On the road from Cotonou, Dahomey (Benin) in May, 1972, I hitched a ride with the Nigerian Ambassador to the Central African Republic. His large dark Mercedes swung to a stop as I stood smiling broadly with my thumb out. The back window rolled down and he asked me where I was going. I replied “Lagos” and after a few more questions, he invited me to join him in the back seat while his driver continued on the way.
He was a thin, very poised, confident man with a slight British lilt beneath his West Africa accent, revealing his education at a university in England. He was quite reserved in his questions and interested in my education. I felt a little like I was being cross examined, vetted. He was very aware of Cornell and Penn, which surprised me here on a road in southern Benin rolling in to Nigeria.
It was a long drive, and we had an ongoing interesting conversation on many topics. I could see that he was well educated and that perhaps he had picked me up, in part, for his intellectual curiosity. As we spoke, he told me his name was Paul and he was the Nigerian Ambassador to the Central African Republic. He had been at some meetings in Cotonou and was returning home.
We discussed many subjects along the five-hour trip. He was quite curious why someone from the US was hitch hiking in the area. He asked my opinions about many social issues and wondered at what I thought of the decolonization process that had been going on for ten years or so.
We had a very amicable discussion as we drove. I thought it was a great opportunity for me to better understand what upper-class Africans were thinking and was surprised at my good fortune in meeting such an educated and erudite fellow. It was good to feel like I was speaking with someone I shared a similar education with, almost like being back on campus talking to a foreign student, but now I was the foreign student.
Many of the men who I met in this part of Africa wore simple fashionable short sleeve shirts with breast pockets. They looked a little like a guayabera, in light linen to deal with the heat. After a while, I noticed many carried letters in that breast pocket with the stamps visible. After a while, I understood that this was a form of badge that indicated the man was educated, literate, could read and write, and had friends in far places that would write to him. All of these were important status statements that elevated him from being a “local” to being a man of the world. It was an important distinction in an African that was emerging from repressive colonialism.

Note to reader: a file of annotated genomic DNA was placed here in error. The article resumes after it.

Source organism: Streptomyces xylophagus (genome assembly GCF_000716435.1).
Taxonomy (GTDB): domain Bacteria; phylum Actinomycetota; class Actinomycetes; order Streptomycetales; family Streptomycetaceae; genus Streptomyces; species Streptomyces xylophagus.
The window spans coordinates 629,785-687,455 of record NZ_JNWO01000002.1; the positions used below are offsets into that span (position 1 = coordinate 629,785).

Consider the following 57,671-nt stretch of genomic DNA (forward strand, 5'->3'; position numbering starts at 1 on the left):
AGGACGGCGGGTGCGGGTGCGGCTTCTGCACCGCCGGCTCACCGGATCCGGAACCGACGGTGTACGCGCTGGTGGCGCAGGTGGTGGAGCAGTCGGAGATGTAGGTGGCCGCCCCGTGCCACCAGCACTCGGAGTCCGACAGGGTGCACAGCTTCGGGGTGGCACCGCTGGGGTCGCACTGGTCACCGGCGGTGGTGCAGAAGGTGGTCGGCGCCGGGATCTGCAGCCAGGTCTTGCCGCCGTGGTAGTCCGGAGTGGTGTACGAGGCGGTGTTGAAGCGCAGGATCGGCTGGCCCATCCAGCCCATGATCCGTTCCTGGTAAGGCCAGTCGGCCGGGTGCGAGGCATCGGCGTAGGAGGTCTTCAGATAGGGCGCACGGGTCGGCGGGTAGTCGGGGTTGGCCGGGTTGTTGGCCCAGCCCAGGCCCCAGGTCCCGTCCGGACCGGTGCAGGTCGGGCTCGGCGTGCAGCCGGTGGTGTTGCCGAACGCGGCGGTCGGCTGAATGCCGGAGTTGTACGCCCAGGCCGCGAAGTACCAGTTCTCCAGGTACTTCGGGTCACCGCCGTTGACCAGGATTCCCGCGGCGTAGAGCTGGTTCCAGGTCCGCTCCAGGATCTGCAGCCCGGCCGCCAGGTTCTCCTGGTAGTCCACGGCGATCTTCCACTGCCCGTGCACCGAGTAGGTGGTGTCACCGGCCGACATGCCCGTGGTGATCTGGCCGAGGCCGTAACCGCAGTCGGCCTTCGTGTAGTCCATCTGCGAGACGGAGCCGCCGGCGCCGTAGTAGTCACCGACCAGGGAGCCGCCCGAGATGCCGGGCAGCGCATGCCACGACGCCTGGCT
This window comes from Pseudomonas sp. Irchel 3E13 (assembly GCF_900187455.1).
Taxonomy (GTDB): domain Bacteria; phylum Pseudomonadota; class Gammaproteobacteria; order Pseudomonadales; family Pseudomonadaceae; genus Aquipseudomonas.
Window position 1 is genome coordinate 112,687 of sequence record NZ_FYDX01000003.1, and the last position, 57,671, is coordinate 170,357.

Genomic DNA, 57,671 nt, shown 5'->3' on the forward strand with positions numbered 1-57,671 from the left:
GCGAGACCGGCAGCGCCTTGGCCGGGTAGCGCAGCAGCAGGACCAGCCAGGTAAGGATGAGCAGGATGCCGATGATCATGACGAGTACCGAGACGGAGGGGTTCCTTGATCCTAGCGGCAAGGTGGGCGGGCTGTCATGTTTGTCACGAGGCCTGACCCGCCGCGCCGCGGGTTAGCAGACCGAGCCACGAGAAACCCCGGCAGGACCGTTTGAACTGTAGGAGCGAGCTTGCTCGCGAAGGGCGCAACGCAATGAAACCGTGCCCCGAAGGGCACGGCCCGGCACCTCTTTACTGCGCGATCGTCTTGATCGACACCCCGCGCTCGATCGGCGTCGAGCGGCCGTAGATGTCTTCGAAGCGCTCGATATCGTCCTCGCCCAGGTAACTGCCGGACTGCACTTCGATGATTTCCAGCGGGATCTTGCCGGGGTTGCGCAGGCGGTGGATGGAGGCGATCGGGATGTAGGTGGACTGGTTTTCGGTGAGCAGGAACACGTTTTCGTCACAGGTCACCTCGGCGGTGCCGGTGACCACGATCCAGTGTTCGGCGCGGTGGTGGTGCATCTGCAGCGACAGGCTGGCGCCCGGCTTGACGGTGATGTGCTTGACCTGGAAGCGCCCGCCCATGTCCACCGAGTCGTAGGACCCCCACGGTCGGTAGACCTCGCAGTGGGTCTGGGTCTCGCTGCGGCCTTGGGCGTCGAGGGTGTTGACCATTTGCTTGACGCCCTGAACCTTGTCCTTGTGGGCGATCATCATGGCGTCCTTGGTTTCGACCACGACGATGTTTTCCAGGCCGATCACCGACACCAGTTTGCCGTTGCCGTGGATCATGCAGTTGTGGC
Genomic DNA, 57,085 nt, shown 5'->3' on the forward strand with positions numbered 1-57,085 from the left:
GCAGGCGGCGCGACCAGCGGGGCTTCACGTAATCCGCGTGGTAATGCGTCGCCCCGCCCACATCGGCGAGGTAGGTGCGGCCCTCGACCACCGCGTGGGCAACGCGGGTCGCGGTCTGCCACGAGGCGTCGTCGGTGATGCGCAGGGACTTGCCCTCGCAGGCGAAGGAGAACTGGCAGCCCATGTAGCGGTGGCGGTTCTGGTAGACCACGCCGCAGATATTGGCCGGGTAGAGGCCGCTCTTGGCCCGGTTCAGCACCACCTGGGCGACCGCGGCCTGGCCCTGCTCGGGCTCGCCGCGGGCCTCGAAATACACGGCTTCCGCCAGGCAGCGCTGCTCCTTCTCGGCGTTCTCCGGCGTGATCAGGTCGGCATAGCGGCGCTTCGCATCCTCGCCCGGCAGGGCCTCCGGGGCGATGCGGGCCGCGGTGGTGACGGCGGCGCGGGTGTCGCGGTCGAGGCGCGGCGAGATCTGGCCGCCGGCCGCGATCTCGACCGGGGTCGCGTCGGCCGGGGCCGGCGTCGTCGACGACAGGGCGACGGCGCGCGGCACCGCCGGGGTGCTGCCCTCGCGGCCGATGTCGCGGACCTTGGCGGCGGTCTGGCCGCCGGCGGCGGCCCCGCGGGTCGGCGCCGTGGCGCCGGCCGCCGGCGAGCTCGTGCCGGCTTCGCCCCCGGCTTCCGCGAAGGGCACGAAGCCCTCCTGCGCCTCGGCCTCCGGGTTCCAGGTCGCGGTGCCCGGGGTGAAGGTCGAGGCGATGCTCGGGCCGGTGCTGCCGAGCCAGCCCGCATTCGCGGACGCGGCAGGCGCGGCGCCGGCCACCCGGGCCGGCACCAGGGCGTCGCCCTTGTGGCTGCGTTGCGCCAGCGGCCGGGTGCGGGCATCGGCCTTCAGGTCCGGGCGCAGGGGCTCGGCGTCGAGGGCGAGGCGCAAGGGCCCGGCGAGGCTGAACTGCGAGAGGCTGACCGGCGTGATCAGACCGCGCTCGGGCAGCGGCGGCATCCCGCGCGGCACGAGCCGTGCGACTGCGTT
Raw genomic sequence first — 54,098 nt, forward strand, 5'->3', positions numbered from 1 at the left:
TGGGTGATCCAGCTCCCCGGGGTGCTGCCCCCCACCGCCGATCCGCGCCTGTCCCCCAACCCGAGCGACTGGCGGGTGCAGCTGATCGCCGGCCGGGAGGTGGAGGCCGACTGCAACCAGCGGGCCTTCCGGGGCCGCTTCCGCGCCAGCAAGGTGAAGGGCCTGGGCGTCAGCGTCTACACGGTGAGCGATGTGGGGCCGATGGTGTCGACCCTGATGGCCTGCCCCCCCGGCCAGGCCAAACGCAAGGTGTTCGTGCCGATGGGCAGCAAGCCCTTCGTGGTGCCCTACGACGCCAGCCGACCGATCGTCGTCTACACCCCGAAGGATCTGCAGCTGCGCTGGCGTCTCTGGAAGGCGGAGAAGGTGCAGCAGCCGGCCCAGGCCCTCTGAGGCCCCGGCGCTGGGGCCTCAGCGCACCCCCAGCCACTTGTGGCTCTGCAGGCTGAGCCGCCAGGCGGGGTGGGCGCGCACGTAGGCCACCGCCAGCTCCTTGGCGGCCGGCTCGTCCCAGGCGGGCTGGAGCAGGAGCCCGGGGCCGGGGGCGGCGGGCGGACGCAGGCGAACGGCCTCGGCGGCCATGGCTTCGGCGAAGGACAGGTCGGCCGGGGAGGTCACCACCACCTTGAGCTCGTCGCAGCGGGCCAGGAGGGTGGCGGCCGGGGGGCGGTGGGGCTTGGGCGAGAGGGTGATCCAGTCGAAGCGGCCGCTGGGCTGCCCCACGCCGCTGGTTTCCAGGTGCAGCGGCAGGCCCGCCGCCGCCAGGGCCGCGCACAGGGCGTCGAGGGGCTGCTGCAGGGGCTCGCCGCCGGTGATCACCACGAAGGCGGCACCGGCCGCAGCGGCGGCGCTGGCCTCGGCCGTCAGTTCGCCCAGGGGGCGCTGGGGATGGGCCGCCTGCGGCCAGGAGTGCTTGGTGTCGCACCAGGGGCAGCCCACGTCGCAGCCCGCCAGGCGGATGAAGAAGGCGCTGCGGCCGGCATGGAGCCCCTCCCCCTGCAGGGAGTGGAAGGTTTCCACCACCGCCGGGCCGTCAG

Back home, no one had to prove these things. They were all presumed from the beginning. In Africa, at that time of transition, one had to continually prove one’s status.
He took me all the way to Lagos, where he very generously invited me to stay at his house for a few nights while I got my visas for Central African Republic (CAR), Cameroon, Zaire and Uganda.
Lagos was generally intense, jampacked with people and honking vehicles, but it was miraculously quiet and peaceful behind his family compound’s walls. The compound had lush gardens and several other houses which his immediate family occupied. There were also cottages for close relatives. I couldn’t believe my luck in meeting this gracious and influential gentleman.
As I left his house to move into the youth hostel that was more downtown, Paul again invited me to contact him when I arrived in Bangui, CAR, which I planned to reach in a few weeks.
It was also quiet in the hostel that he directed me to. It was away from the boisterous streets. It too had a garden and was very popular with Europeans, Americans and Aussies/New Zealanders. Usually the Americans and Aussies were the loud ones in these hostels, while the Brits and Kiwis were quieter, though in Lagos, everyone in this garden enclosed hostel was very mellow… perhaps in deliberate contrast to cacophony outside its walls.